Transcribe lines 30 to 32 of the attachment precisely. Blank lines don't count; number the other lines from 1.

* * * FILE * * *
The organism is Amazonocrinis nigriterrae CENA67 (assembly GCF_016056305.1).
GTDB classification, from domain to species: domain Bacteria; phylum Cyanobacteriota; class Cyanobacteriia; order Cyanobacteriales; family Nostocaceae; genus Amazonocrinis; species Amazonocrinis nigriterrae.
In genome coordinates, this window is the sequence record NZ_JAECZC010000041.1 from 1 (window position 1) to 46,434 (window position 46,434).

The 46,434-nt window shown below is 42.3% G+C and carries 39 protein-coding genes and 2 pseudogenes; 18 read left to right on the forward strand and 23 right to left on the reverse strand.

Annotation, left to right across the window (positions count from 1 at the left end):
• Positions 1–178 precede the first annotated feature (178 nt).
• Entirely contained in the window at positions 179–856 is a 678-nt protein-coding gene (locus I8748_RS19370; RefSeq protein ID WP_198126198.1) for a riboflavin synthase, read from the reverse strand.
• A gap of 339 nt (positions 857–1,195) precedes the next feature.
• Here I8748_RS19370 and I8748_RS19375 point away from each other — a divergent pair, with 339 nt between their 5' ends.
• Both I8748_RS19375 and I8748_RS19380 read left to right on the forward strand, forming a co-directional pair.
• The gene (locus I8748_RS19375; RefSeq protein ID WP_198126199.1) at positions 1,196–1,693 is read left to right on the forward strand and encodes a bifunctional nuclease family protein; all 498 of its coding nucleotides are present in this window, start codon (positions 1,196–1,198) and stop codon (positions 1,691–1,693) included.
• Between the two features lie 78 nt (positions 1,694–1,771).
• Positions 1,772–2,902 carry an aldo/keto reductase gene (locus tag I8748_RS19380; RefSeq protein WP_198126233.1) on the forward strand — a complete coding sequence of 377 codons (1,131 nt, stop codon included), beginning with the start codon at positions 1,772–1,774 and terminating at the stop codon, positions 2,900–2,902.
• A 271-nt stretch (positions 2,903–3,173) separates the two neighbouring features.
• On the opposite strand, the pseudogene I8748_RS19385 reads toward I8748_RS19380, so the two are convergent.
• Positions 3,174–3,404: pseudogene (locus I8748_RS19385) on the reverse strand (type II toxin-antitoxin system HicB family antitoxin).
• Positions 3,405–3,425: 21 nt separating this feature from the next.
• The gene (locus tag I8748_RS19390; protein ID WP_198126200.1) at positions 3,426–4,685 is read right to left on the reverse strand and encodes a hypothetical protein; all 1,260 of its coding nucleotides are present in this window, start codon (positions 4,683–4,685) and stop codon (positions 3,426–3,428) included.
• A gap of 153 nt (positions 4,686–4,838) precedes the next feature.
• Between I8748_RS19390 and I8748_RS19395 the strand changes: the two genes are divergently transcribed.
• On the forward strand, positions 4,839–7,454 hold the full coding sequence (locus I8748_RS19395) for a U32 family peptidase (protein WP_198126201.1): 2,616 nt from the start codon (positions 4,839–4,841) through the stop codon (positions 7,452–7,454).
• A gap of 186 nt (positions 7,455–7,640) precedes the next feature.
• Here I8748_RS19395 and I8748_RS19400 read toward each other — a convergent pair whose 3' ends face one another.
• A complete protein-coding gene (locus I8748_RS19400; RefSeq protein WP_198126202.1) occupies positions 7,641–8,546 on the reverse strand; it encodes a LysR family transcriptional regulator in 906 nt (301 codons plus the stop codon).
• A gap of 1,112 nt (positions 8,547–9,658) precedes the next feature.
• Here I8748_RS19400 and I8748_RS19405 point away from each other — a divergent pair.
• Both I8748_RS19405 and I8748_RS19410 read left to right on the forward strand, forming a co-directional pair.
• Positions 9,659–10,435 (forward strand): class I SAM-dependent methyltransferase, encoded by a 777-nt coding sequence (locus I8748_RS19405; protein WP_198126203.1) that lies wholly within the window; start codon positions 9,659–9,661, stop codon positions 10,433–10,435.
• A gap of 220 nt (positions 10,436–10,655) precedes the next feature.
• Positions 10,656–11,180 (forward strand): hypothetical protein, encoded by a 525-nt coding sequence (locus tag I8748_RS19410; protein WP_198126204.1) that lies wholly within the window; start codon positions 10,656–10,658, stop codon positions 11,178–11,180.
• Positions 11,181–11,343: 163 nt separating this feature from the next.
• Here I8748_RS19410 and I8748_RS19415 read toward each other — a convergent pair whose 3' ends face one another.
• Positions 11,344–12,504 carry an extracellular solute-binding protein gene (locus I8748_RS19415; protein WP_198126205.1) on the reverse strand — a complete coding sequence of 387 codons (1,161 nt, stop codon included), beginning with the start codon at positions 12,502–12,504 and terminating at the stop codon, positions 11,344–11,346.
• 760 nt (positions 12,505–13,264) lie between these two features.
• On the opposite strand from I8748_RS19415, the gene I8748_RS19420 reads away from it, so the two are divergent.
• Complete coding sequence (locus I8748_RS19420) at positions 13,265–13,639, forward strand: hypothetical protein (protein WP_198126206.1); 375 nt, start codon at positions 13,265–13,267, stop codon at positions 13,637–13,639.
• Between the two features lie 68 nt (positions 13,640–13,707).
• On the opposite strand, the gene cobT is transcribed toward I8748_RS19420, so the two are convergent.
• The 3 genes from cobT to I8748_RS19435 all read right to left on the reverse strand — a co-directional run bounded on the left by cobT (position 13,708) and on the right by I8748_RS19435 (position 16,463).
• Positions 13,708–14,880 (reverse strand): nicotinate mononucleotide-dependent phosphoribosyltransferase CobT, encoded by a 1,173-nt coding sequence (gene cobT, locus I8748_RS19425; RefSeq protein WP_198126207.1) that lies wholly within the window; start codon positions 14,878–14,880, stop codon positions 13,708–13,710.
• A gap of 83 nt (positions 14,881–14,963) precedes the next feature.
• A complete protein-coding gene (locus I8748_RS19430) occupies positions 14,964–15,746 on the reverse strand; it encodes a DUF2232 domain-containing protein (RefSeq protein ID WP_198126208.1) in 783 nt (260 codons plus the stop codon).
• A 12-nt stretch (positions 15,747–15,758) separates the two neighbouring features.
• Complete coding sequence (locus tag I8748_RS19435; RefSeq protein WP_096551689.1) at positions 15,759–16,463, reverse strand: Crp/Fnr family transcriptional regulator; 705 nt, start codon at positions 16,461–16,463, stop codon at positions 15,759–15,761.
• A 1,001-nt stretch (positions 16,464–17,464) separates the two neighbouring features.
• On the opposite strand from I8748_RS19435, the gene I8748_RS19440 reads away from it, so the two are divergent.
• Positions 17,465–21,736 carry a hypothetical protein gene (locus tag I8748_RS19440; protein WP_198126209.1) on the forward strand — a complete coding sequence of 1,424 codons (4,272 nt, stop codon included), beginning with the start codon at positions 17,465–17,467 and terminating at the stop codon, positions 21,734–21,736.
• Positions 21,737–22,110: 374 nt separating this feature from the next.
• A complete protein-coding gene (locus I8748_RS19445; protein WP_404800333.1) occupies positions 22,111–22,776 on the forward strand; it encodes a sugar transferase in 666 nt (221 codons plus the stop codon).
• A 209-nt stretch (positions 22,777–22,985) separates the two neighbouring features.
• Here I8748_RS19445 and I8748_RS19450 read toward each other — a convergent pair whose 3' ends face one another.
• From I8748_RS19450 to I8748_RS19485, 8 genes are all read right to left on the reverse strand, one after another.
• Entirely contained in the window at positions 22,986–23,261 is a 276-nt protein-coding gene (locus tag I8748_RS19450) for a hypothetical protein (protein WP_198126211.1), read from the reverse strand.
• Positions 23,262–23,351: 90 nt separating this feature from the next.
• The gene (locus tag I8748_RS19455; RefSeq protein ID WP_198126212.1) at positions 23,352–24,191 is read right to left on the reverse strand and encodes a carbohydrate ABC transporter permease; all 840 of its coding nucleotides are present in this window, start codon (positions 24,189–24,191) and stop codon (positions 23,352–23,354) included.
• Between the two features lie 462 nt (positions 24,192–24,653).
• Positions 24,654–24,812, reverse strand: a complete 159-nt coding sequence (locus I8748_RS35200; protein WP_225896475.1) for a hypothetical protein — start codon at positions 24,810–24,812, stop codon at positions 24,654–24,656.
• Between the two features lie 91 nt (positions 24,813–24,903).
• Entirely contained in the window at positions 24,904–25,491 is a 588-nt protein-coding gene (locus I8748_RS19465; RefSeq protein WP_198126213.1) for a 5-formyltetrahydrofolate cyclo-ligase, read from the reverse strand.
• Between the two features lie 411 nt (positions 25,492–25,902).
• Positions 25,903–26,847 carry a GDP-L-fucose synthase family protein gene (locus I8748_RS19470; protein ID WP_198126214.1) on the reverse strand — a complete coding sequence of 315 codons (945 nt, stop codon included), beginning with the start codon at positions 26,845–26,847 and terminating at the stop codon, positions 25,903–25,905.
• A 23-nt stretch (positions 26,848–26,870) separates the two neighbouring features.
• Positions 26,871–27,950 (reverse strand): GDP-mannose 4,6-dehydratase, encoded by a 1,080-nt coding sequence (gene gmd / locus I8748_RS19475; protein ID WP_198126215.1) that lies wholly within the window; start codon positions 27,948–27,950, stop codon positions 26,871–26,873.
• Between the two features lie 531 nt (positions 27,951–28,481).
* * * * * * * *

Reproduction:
• Positions 10,656–11,180 (forward strand): hypothetical protein, encoded by a 525-nt coding sequence (locus tag I8748_RS19410; protein WP_198126204.1) that lies wholly within the window; start codon positions 10,656–10,658, stop codon positions 11,178–11,180.
• Positions 11,181–11,343: 163 nt separating this feature from the next.
• Here I8748_RS19410 and I8748_RS19415 read toward each other — a convergent pair whose 3' ends face one another.